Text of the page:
Response from Green Party EU speaker to Labour’s position on Brexit

Responding to a speech by Keir Starmer, outlining Labour’s approach to Brexit negotiations if the Party wins the general election in June, Molly, who is Green Party speaker on EU relations, said:

“A softer and more distinctive approach from Labour is welcome; to date Labour have danced to the Tories extreme and reckless Brexit tune, voting to trigger Article 50 without fighting for any conditions and effectively handing Theresa May a blank cheque.

“Greens would go much further than Labour and offer guarantees in areas not even mentioned by Keir Starmer.  

“We would not only guarantee existing rights for all EU nationals but defend free movement, especially for the young. We want young people to continue to enjoy the rights enjoyed by their parents and grandparents – the right to travel, study and work across Europe.

“Like Labour, we would ditch the great repeal bill, but replace it with more than just an EU rights and protections bill. We will push for a Great Reform Bill, to deliver a fair and proportional election system, reform of the House of Lords and a written constitution. Greens believe that the best way to protect jobs and workers’ rights is by remaining in the single market.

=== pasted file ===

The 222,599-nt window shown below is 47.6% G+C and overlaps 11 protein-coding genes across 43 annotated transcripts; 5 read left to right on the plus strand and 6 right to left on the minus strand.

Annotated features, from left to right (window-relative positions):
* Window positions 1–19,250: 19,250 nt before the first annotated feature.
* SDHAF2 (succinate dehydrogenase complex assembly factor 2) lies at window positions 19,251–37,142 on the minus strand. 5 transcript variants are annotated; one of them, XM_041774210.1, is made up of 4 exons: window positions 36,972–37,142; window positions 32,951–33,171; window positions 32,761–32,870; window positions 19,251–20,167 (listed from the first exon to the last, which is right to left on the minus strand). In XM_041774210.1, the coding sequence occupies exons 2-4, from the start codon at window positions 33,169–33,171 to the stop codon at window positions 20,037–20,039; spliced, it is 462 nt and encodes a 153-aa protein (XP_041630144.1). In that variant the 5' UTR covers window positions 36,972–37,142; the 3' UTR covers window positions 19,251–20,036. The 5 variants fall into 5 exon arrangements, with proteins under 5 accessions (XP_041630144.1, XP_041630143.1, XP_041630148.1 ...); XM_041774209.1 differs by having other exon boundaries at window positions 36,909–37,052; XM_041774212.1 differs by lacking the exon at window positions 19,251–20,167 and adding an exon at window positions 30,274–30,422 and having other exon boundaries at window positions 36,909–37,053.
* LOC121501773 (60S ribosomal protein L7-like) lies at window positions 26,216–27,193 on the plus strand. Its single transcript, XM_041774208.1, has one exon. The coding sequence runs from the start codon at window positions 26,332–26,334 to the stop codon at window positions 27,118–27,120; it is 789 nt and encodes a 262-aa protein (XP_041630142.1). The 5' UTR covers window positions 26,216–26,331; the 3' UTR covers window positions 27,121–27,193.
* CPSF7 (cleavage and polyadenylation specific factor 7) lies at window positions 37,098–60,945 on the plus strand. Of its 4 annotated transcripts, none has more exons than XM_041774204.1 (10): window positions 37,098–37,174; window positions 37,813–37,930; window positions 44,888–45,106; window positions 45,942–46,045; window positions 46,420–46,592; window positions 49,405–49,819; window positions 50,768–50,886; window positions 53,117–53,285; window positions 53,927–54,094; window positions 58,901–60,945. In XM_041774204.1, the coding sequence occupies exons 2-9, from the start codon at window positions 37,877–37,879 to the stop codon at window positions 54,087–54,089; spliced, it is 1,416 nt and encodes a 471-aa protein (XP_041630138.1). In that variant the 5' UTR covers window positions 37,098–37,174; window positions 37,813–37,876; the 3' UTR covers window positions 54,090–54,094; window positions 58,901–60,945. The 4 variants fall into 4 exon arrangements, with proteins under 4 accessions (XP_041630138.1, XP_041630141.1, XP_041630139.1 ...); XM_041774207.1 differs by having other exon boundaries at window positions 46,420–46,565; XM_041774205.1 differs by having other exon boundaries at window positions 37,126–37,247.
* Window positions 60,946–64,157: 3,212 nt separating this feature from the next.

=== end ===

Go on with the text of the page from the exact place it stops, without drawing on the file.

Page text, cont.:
“Of course jobs and the economy are critically important in the negotiations with the EU, but by prioritising these above all else, there is a danger the environment gets side-lined. With the Tories plotting a bonfire of regulations that protect our air and water quality; safeguard valuable wildlife habitats, and help tackle climate change, we need a new Environmental Protection Act and a new Clean Air Act to ensure environmental protections are maintained and enhanced.

“Labour’s call for parliament to be given a truly meaningful vote on the final Brexit deal is welcome, but their reluctance to give British people the same right shows a disregard for democracy. Greens believe that the people of the UK must be given an opportunity to accept or reject the future that is on offer at the end of the two-year Article 50 process through a ‘ratification’ referendum.”